There are two main characters: A twenty-year old young man and an eight year old girl. Ugh. This may not be the time to get into it but WHAT IS IT with Japanese RPGs and their pre-adolescent characters? These are not children’s games, and the stories deal with very adult situations. I love many JRPGs, but these infantile characters can get downright creepy. What does it say about the Japanese gaming public that they can only seem to relate to main characters who are less than a decade old? I do not understand it.
Anyway, like all good JRPGs, Tales of Xillia 2 has a complicated battle system with a catchy name: In this case, it’s called the Double Raid Linea Motion Battle System. I’m not kidding. You might want to write that down.
It does sound fun, though. Your twenty-year old (name of Ludger Resnik) has three weapons: dual swords (short range), a sledgehammer (mid range) and a gun (long range). He can change weapons on the fly depending on what the situation calls for. He can also infrequently use a special power attack.
Early in the game, Ludger saves the little girl and in doing so, ends up deep in financial debt. He has to pay off this debt, and as he does, the game world begins to open up for the player. You help Ludger make money by random battles, selling items, and questing.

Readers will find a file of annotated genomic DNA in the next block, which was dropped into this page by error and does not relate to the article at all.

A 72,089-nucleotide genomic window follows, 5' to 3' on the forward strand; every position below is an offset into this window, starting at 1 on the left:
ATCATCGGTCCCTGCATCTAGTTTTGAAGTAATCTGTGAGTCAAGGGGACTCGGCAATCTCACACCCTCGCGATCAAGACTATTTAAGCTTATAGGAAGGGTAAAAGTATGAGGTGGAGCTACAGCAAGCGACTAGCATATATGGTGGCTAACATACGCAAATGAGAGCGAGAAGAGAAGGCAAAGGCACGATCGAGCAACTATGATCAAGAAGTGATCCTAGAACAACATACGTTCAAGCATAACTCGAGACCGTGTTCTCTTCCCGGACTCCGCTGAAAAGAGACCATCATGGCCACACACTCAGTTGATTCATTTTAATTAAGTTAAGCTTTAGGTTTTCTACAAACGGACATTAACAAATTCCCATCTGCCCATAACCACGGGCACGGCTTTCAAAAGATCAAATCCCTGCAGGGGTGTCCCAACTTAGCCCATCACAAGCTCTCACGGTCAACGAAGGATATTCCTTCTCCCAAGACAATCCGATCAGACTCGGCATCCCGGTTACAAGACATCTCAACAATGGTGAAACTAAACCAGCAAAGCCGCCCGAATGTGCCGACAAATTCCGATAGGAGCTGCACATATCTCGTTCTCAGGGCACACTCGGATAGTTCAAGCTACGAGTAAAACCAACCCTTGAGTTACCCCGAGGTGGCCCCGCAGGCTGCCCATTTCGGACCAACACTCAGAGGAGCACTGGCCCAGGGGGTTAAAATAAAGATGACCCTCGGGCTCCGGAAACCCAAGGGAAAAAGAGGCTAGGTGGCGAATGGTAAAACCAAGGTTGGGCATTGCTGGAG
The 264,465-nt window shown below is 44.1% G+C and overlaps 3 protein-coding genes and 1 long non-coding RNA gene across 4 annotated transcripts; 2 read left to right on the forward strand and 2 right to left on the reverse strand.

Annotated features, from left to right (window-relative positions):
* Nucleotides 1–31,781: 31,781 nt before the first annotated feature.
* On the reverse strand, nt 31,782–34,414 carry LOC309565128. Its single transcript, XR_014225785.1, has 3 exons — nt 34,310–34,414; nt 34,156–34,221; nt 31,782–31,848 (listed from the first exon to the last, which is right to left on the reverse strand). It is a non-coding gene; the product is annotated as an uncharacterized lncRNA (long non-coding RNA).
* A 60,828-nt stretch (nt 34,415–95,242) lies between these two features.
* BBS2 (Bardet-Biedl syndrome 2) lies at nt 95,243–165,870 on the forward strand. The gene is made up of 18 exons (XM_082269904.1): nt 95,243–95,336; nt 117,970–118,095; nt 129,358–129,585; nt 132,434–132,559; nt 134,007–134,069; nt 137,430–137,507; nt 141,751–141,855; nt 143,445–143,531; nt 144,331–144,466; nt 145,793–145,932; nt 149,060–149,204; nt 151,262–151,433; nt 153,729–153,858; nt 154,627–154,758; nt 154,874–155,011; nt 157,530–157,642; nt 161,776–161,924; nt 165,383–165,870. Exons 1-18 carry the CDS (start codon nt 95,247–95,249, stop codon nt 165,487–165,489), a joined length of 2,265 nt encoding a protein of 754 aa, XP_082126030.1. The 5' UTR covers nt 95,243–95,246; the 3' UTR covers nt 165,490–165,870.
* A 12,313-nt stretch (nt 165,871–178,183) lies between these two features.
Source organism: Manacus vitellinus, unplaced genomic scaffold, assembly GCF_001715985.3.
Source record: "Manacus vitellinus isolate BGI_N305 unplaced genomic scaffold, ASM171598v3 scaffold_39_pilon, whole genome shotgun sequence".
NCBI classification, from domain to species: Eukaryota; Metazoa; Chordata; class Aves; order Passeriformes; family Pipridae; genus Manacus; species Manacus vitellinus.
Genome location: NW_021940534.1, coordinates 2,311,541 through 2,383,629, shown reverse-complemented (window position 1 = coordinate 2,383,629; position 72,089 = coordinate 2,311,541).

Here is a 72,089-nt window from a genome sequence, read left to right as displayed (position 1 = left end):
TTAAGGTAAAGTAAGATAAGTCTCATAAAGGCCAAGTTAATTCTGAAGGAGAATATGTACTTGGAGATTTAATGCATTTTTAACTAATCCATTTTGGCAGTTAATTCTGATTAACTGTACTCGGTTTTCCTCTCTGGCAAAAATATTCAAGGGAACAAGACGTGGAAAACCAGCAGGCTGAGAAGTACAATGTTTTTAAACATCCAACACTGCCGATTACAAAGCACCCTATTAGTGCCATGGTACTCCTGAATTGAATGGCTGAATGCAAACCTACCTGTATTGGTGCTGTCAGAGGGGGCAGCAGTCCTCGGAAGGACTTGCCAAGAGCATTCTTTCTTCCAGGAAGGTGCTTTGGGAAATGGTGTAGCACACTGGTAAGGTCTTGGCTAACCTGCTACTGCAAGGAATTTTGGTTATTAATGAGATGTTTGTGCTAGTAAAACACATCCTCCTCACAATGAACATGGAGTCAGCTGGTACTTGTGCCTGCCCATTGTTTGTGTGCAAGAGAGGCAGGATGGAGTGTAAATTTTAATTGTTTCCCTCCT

A feature that will surely please fans of the original game is the inclusion of “Character Chapters.” These are extensive, though completely optional, questlines involving characters from the original game. Sounds like a fun way to level up to me.
If I can get over the 8-year-old girl problem, Tales of Xillia appears to be a big serving of crunchy, chewy JRPG goodness that I’ll probably want to try.
Final Fantasy fan service: Theatrythm: Curtain Call
Considering the amazing library of music the Final Fantasy series has produced, it’s no surprise that, eventually, Square Enix would want to leverage those assets into a rhythm game. They did that in 2012’s awkwardly titled Theatrhythm: Final Fantasy. The game was successful enough that a sequel is in the works: Theatrhythm: Curtain Call.
Like the first game, it’s for the 3DS, and it brings over 200 tracks from the vast roster of Final Fantasy games (including the Tactics games and the recently revamped MMORPG Final Fantasy IV: A Realm Reborn).
If you’ve ever had any affection for this music (and I’m raising my hand here), you may well find this game irresistible. It’s pretty straightforward: some symbols require taps, some holds, some movements. As you lay, you quickly get better – I improved in just a few minutes of hogging the display 3DS as the Square Enix area of the show floor.
The gameplay consists of three different modes: Field Stages (one character), Battle songs (teams) and Event Stages (full motion video). This time around, there’s also a Versus multiplayer mode.
You’ll also be able to play about 60 Final Fantasy characters.
For JRPG dweebs like me, this one is another no-brainer. Must have.
Theatrythm: Curtain Call9/16/2014Nintendo 3DS
1 Almost, but not quite, as ridiculous as “Final Fantasy Meets Classic Disney Characters, and we all know how THAT turned out.